“Seraphim Falls” comes from Mel Gibson’s company, Icon Productions, but it’s so creatively and consistently violent you’d think Gibson himself directed it, too.
(He didn’t — it’s actually the workmanlike feature debut from longtime TV director David Von Ancken, who co-wrote the script with Abby Everett Jaques.)
This technically solid but dramatically unremarkable Western finds Liam Neeson chasing Pierce Brosnan through the snow-covered mountains and across the blinding desert after the Civil War, seeking revenge for an offense that isn’t revealed until nearly the end. (While the narrative structure is clever, it also depletes the film of context and necessary heft until it’s too late.)
Along the way, characters are shot, stabbed, pierced through the skull, whacked in the face, sent plummeting down a waterfall and nearly frostbitten. Oh, and a horse gets disemboweled. Presumably this is why they called it the Wild West.
But it’s all photographed with bleak, widescreen beauty by John Toll, the Oscar-winning cinematographer of Gibson’s “Braveheart.”
Also looking great is Brosnan, almost unrecognizable beneath a scruffy, salt-and-pepper beard and tanned, weathered visage as Gideon, a former Union Army captain. He successfully began to dispel his polished James Bond image as a miserable hit-man in 2005’s “The Matador”; here, he hops in the saddle and tramples over it.
Cuts like a knife
The first time we see Gideon, he’s by himself in the snowy woods, where he takes a gunshot to the arm with manly stoicism; later, on the run from his pursuers and soaking wet from his waterfall dip, he strips off his shirt in the freezing cold, dips his knife into a campfire to sterilize it, then plucks the slug from his skin and cauterizes the wound with the flat side of the blade. (Von Ancken’s camera doesn’t flinch; Gideon does only slightly.)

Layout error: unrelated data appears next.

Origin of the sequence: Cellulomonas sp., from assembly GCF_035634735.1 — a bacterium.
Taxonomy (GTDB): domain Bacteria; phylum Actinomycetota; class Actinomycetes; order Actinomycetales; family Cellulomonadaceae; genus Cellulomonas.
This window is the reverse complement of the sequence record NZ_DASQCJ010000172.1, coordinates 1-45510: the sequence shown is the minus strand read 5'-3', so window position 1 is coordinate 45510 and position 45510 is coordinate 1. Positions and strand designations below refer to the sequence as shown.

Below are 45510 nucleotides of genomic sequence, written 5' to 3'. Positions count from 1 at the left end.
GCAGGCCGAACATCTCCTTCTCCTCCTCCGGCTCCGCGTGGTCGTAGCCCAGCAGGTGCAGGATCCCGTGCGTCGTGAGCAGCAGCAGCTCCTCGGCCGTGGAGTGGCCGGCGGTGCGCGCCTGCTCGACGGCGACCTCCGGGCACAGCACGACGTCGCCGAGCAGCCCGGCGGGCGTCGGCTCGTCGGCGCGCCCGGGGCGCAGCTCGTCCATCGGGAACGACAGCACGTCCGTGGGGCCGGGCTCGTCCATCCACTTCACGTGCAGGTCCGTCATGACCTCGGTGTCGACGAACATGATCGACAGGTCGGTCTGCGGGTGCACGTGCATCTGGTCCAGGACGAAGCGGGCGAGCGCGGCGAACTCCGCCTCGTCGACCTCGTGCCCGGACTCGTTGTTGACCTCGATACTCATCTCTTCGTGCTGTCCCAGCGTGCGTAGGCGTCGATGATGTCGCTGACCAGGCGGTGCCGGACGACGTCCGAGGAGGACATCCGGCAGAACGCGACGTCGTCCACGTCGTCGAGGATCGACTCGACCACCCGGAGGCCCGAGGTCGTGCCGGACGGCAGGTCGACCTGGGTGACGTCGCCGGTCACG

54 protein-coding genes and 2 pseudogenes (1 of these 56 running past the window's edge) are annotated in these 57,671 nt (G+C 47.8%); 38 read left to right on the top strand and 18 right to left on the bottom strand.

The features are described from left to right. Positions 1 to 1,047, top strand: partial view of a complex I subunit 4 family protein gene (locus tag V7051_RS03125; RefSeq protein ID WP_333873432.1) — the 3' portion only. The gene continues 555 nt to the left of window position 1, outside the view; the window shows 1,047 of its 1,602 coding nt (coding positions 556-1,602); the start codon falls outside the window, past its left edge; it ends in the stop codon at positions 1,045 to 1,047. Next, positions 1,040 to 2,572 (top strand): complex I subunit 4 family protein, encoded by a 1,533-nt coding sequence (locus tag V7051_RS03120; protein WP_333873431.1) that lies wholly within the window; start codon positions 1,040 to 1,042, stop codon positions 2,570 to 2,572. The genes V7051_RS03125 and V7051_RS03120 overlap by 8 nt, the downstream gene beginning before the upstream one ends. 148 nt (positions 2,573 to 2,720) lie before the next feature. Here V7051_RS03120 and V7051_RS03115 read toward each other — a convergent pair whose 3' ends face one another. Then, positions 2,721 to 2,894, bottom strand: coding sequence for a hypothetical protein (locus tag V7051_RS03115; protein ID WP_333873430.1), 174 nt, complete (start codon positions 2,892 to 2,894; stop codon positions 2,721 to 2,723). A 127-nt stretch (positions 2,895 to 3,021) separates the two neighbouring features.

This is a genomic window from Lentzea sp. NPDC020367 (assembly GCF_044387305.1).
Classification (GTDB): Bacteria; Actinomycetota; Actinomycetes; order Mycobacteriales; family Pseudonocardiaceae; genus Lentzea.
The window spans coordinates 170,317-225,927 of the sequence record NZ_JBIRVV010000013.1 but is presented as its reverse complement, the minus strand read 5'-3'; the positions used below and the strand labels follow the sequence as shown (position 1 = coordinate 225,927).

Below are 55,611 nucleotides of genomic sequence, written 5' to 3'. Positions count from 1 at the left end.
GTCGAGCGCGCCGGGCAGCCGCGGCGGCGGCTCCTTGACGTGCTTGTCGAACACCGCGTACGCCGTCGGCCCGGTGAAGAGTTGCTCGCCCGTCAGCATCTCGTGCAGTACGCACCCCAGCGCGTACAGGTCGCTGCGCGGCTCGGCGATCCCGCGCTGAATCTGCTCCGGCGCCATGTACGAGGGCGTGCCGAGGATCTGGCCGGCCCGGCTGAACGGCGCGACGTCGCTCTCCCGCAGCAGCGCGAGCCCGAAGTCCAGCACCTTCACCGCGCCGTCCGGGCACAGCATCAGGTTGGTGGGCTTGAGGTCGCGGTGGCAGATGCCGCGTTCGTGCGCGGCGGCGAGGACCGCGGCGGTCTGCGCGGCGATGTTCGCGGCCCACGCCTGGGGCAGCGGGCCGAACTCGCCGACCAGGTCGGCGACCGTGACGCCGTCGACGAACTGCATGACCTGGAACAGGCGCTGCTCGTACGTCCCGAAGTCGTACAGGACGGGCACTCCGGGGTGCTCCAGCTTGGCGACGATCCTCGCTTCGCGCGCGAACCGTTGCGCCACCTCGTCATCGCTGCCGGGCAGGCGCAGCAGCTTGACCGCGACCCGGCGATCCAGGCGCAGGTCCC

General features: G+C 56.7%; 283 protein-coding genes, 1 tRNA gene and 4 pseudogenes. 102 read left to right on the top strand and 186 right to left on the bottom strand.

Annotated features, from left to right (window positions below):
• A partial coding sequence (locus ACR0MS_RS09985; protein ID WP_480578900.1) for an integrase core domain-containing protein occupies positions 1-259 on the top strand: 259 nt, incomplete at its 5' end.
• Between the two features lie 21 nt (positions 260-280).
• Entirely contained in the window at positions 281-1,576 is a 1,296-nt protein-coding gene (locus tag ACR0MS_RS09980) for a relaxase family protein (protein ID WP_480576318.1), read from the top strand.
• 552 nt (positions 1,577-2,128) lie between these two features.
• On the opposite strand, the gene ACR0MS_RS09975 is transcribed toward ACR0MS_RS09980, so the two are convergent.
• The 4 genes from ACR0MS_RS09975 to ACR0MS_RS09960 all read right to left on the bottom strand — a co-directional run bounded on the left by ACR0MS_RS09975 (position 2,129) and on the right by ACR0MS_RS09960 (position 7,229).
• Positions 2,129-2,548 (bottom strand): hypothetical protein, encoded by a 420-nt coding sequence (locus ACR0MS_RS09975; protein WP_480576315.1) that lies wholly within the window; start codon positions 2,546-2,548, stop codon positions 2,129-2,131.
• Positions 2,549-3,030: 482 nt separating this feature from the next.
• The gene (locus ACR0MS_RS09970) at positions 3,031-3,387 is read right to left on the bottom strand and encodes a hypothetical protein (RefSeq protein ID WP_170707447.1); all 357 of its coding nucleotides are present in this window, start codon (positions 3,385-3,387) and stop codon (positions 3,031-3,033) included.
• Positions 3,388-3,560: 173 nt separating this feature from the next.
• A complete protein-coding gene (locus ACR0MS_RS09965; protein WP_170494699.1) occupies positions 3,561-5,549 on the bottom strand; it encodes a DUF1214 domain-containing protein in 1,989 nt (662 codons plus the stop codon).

“There might have been a man rode through here — tall, don’t talk much,” Carver asks strangers in pursuit of his prey. And nearly everyone he and Gideon run into during the protracted chase initially appears pure or spiritual in some way, but ultimately they all turn out to be hustlers or hucksters.
Among them is Anjelica Huston, who shows up out of nowhere in the middle of the desert, selling cure-all and offering unsolicited philosophical advice, along with some much-needed ammo. Then again, she might be an hallucination in her horse-drawn carriage, dressed in red and dripping with honey; either way, she’s a hoot.
Van Ancken maintains a steady pace throughout, until there’s nothing and no one left but these two men, mano a mano on the desert floor. Apart from one other, each suffered nightmare flashbacks to the event that binds them; here, they can do nothing but face what happened.
Their climactic confrontation is visually arresting in its starkness. But as an anti-war statement, a call to lay down arms that’s clearly intended to be relevant today, it’s a bit too clunky in its literalism.